August and the Aquinos
Since 1983, August has always been associated with opposition hero Ninoy Aquino, because he was assassinated on the tarmac on his homecoming as a returning exile on Aug. 21 of that year. It shocked and angered the nation, hastening the long struggle toward the restoration of democracy after years of the Marcos dictatorship. The vivid, harrowing image of that Sunday afternoon that the Aquino children most remember is “Dad in white, lying dead on the tarmac.”
The family claim on August as their month of remembering has been further strengthened with the passing of former president Cory Aquino on Aug. 1, 2009. Those were days of national mourning, marked with a lengthy funeral procession similar to what the fallen Ninoy had. The outpouring of sentiment, respect, and admiration for Cory catapulted the only Aquino son, Benigno Simeon Aquino III, to the presidency. He was a reluctant candidate, but proceeded to have an admired and successful term of office that was reawakened in the public consciousness after his death on June 24 this year. As fate would have it, P-Noy’s 40th day was marked on Aug. 2, a day after his mother’s 12th death anniversary. It was commemorated with prayers, tributes, and music, especially Original Pilipino Music, something that P-Noy appreciated and encouraged.
The August-Aquino link now sticks in my mind, especially with members of this family declaring during their lifetimes variations on the same theme: “The Filipino is worth dying for” (Ninoy), “The Filipino is worth living for” (Cory), and “The Filipino is worth fighting for” (P-Noy). Words we now take courage from, words we ourselves can live by in these challenging times.
Among the numerous touching eulogies lavished on P-Noy was a semi-private ceremony hosted by the Missionary Sisters of the Immaculate Heart of Mary (ICM) community and the alumnae of St. Theresa’s College. The account of the head of the congregation, Sister Cora P. Sastre, ICM, brought us back to the years of martial law when Ninoy was in prison and she was a young student in an ICM school, St. Francis Academy in Balamban, Cebu.
Sister Cora remembered being taught that, as Christians, we “have the duty to take the side of the voiceless, the poor and the victims of oppression.” Even her sleepy barrio experienced what martial law was like, with sounds of gunfire and seeing a “dead body covered in a bloodstained blanket carried on bamboo poles, then made to lie on the floor of the fire station in our town.” Sister Cora was convinced even then that these were not the country’s “golden nor the most peaceful and prosperous years” of government, as historical revisionists would have us believe now.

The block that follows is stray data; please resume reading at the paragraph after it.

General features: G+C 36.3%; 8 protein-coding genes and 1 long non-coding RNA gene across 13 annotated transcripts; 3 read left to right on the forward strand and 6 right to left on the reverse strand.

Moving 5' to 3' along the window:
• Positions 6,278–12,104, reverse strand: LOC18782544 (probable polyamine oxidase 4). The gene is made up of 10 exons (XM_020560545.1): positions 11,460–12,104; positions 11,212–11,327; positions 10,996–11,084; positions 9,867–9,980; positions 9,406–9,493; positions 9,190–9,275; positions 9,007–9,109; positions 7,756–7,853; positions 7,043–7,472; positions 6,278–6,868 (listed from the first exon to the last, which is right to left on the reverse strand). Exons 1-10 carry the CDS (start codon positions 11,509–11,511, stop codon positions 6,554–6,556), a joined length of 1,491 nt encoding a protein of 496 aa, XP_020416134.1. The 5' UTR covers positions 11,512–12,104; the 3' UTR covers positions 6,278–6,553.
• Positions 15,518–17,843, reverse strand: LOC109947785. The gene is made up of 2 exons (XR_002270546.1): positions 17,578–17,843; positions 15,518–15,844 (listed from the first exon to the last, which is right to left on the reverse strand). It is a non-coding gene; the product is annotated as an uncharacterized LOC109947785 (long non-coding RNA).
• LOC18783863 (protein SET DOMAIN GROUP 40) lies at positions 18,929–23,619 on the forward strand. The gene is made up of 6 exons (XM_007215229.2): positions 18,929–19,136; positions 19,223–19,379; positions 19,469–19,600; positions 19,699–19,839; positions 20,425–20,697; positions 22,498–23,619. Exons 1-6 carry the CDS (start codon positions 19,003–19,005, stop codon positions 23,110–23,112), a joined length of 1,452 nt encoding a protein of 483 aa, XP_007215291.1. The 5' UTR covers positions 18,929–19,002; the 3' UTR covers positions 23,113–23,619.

It was also during this period that the ICM community, which included Sister Jo Bagtas, Sister Luming Torres, and Sister Consuy Varela, all assigned in STC Manila-San Marcelino, became special pillars of strength for Cory Aquino. Sister Jo was a psychologist and a counselor, a friend and confidante of Cory’s. Sister Luming and Sister Consuy were both actively involved in the National Secretariat for Social Action. There were times when Sister Luming and Sister Consuy would accompany Cory in her visits to the incarcerated Ninoy. Letters from Ninoy were smuggled out of prison through the nuns.
Sister Cora recounted with pride: “One of those letters smuggled by Sister Luming was the one denouncing the military tribunal who would try Ninoy as a civilian. The letter was reproduced in the middle of the night by Sister Helen Rivera, who rolled the Gestetner copying machine with some Sisters. By daytime, 2,000 letters were already in the hands of the people, all the more fanning the nationalist embers…”
Just when you think you have heard and read all about the Aquinos and martial law, you chance upon accounts like this and grow even more in your admiration of this family’s courage and heroism. They did not choose the roles that fate threw their way — but how splendidly they embraced them. An inspiring thought as we mark National Heroes Day tomorrow, Aug. 30.
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Neni Sta. Romana Cruz ([email protected]) is founding director of the creative writing center Write Things, and was former chair of the National Book Development Board.
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